Considering that the Gowanus Canal runs 2 miles through Brooklyn and Queens, it’s weirdly low-profile. Ask a New Yorker how to get there and you’ll likely get, “Oh, is that a bar or something?” The Mob used to throw bodies in it. Even today, the water is fouled with sewage and toxic waste. It looks ugly. It smells nearly as bad as it looks.
A trip down the Gowanus – a ghost town of rusted-out industry of yore, towering heaps of flattened autos and trucks, abandoned barges but also the occasional, spooky, still-inhabited house boat -is a passage through a secret New York. The Canal leads you through a landscape strangely quiet, strange, enchanting.
Like the music of Catherine McRae and Todd Griffin – the Quavers. They make music that feels both beat-up and pretty, haunted and sweet, old and unprecedented. They seemed the perfect soundtrack for the Gowanus as much as the Gowanus was an ideal backdrop for their songs. We wanted to get close to that viscous nastiness. We all got in canoes. We pointed the camera. They played.
The famed New York experimental filmmaker and friend of the Quavers Jem Cohen gamely agreed to paddle the canoe carrying Catherine, Todd, and Dennis Cronin, the Quavers’ multi-instrumentalist. Todd played fearless, Dennis quiet-terrified and Catherine more overtly afraid (“I’m scared! I’m scared!,” she’s heard saying). Only reluctantly did Catherine and Dennis bring along their violin, vintage trumpet and home-styled, tube-powered melodica.
They were not wrong to be afraid. Both film crew and band nearly capsized getting everybody in the boats at our put-in point. As we paddled away from shore, we watched a flotilla of used condoms and discarded pizza boxes and other disposables slide past us. But soon Catherine and Todd’s tightly knitted harmonies, the rust-tinted twilight, and the very un-New York stillness wove a spell around all of us. It was all more magical than we had imagined.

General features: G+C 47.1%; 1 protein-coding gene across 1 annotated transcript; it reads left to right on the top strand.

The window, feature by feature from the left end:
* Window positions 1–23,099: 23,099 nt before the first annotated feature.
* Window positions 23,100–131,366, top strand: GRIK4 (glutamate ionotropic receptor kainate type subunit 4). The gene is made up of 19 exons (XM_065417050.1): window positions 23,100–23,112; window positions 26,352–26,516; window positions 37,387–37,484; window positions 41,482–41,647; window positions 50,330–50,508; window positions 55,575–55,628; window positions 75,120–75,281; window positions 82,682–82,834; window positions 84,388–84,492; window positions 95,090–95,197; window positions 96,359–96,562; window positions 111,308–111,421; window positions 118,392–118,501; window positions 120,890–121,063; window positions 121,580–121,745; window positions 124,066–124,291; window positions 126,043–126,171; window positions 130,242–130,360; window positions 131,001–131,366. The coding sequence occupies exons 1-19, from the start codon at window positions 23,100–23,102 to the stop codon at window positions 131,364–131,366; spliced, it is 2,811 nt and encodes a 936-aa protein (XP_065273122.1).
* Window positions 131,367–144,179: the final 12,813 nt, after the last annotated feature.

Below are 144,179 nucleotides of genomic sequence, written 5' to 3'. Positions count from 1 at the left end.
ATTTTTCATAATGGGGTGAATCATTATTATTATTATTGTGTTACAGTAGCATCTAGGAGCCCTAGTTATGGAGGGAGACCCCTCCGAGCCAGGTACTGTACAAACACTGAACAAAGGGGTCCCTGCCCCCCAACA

Then Jem. Such a trusty oarsman. You could say that Jem lost control. But Jem is so in control. Jem drove the band full-steam into the Canal’s concrete sidewall. No one understands how this happened. Dennis held on to his melodica, Todd miraculously remained on his very unsteady perch in the middle of the canoe, and even more astounding, the Quavers barely skipped a measure, plowing right back into the song. It was the moment we couldn’t have planned or wished for, hence THE moment. And right in the middle of “The Sea Won’t Take Long.” Too perfect.
We hadn’t recognized the water theme in the Quavers catalogue, but “Submarine” felt like the proper companion to “The Sea Won’t Take Long,” faster tempoed if not exactly more “upbeat.” We were grateful Dennis brought both trumpet and melodica along, as he made good use of both in this one. The F train almost silently slithers over our heads at the beginning of the song and as the last chords fade, we’re facing a graffiti-splashed, boarded-up factory, an old iron bridge, and the old Kentile Floors sign, the sky staining all of it a lovely, dirty peach. When taken in all at once, you could forget the toxic sludge beneath us, forget that you were in New York City. On the Gowanus with the Quavers, grime, grit, and decay looked and sounded beautiful.